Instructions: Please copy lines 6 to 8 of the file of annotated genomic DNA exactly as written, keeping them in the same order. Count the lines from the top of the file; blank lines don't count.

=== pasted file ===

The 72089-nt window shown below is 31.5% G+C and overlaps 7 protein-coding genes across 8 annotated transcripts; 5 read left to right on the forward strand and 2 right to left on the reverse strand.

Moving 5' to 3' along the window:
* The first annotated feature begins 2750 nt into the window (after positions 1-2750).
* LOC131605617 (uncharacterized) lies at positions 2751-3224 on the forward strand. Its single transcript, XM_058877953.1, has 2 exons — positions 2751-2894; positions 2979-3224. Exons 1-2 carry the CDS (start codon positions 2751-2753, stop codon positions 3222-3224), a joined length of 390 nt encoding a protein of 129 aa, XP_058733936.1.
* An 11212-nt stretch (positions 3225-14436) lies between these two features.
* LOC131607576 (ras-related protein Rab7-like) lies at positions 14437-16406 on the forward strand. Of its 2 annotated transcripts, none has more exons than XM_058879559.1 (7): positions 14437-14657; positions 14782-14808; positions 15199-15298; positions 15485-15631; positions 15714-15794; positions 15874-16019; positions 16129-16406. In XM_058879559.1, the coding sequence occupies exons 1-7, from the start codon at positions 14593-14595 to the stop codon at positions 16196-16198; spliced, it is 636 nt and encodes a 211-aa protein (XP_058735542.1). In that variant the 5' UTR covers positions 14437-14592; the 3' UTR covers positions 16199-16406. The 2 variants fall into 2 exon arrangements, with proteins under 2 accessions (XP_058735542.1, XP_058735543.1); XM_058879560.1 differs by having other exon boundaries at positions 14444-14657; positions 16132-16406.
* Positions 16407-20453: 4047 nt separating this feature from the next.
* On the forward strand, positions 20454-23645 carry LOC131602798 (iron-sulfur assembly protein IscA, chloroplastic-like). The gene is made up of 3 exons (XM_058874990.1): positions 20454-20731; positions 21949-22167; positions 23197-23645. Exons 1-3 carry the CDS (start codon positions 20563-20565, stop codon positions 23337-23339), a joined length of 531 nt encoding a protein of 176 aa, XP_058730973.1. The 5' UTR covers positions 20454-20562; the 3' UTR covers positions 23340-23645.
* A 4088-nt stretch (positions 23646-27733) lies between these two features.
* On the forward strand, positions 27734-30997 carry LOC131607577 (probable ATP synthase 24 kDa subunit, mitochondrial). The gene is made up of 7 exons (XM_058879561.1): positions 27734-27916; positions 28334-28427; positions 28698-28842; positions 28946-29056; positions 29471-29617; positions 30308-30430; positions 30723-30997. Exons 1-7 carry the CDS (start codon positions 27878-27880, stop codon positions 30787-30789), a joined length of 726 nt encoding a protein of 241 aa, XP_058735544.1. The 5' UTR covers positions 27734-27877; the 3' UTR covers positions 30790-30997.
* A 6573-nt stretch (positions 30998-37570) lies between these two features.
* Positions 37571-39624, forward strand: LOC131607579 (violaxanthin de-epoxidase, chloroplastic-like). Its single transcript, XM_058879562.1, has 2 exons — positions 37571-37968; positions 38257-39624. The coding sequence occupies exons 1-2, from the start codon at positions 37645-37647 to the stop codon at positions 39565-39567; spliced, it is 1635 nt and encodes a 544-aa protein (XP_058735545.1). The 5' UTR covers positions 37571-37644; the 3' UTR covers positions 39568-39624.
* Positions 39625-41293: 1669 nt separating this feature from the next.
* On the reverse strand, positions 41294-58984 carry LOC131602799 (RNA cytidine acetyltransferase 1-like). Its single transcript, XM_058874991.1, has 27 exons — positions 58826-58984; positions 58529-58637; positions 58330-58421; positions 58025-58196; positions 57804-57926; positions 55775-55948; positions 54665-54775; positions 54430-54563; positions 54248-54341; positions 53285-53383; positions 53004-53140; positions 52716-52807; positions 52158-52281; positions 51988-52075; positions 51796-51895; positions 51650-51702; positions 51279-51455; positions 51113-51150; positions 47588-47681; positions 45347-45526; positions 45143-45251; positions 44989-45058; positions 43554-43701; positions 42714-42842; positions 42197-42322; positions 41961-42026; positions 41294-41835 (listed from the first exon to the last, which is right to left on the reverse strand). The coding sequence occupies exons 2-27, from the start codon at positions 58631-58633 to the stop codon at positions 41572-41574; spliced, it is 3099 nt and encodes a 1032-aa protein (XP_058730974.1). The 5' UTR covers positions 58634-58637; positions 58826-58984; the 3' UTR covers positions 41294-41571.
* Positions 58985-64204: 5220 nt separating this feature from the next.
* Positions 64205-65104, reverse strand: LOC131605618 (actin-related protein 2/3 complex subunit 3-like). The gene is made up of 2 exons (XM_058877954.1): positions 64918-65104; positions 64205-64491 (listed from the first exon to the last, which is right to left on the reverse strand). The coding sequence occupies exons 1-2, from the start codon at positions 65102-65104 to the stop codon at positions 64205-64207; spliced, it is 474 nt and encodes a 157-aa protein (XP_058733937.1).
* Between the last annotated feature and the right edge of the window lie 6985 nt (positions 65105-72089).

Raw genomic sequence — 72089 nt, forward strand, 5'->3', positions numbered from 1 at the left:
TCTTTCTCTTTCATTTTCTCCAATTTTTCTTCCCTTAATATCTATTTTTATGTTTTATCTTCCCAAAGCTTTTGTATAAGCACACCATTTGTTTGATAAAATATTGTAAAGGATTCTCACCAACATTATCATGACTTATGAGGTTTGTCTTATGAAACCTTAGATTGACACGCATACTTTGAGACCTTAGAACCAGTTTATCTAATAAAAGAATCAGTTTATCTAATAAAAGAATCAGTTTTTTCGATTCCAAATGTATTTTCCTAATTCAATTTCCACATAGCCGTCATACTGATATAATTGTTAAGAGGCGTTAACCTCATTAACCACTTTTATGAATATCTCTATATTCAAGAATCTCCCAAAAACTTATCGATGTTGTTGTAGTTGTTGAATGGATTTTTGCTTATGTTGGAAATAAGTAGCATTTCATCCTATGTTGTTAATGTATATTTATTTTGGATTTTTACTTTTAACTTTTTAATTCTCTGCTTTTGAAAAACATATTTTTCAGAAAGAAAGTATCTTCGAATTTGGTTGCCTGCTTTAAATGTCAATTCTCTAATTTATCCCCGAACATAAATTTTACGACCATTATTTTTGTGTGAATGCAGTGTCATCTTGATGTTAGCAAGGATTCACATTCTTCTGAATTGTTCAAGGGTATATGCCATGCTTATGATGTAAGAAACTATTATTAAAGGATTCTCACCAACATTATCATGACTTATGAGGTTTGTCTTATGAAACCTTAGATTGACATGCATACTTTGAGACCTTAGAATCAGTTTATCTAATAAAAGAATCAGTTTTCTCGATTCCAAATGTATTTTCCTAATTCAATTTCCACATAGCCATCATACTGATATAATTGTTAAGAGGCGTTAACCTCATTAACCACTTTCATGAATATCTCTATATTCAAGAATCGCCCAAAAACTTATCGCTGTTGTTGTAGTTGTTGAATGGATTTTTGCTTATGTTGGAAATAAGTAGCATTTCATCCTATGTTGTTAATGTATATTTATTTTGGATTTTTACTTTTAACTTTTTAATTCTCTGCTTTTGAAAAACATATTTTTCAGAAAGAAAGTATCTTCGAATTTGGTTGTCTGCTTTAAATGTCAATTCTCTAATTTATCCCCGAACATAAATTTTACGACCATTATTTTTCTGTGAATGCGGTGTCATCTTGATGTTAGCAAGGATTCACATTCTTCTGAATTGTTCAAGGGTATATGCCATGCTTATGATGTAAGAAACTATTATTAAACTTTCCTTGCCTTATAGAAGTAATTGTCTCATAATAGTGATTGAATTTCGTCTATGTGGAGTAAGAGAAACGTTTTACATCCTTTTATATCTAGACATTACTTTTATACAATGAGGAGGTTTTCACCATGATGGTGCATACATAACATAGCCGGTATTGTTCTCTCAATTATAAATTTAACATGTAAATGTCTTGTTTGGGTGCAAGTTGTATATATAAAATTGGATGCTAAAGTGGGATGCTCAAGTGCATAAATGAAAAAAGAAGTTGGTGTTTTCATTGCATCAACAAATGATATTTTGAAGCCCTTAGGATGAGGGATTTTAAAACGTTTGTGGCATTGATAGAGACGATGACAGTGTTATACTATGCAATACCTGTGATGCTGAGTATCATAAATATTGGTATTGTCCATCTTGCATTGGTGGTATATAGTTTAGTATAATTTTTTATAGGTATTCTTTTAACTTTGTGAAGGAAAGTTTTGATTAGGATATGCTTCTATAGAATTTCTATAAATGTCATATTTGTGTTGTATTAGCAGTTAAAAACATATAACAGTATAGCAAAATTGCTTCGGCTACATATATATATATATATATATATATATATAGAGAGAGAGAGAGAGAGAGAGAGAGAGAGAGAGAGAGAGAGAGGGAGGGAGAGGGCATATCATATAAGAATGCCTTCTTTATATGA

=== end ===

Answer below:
* LOC131607576 (ras-related protein Rab7-like) lies at positions 14437-16406 on the forward strand. Of its 2 annotated transcripts, none has more exons than XM_058879559.1 (7): positions 14437-14657; positions 14782-14808; positions 15199-15298; positions 15485-15631; positions 15714-15794; positions 15874-16019; positions 16129-16406. In XM_058879559.1, the coding sequence occupies exons 1-7, from the start codon at positions 14593-14595 to the stop codon at positions 16196-16198; spliced, it is 636 nt and encodes a 211-aa protein (XP_058735542.1). In that variant the 5' UTR covers positions 14437-14592; the 3' UTR covers positions 16199-16406. The 2 variants fall into 2 exon arrangements, with proteins under 2 accessions (XP_058735542.1, XP_058735543.1); XM_058879560.1 differs by having other exon boundaries at positions 14444-14657; positions 16132-16406.
* Positions 16407-20453: 4047 nt separating this feature from the next.
* On the forward strand, positions 20454-23645 carry LOC131602798 (iron-sulfur assembly protein IscA, chloroplastic-like). The gene is made up of 3 exons (XM_058874990.1): positions 20454-20731; positions 21949-22167; positions 23197-23645. Exons 1-3 carry the CDS (start codon positions 20563-20565, stop codon positions 23337-23339), a joined length of 531 nt encoding a protein of 176 aa, XP_058730973.1. The 5' UTR covers positions 20454-20562; the 3' UTR covers positions 23340-23645.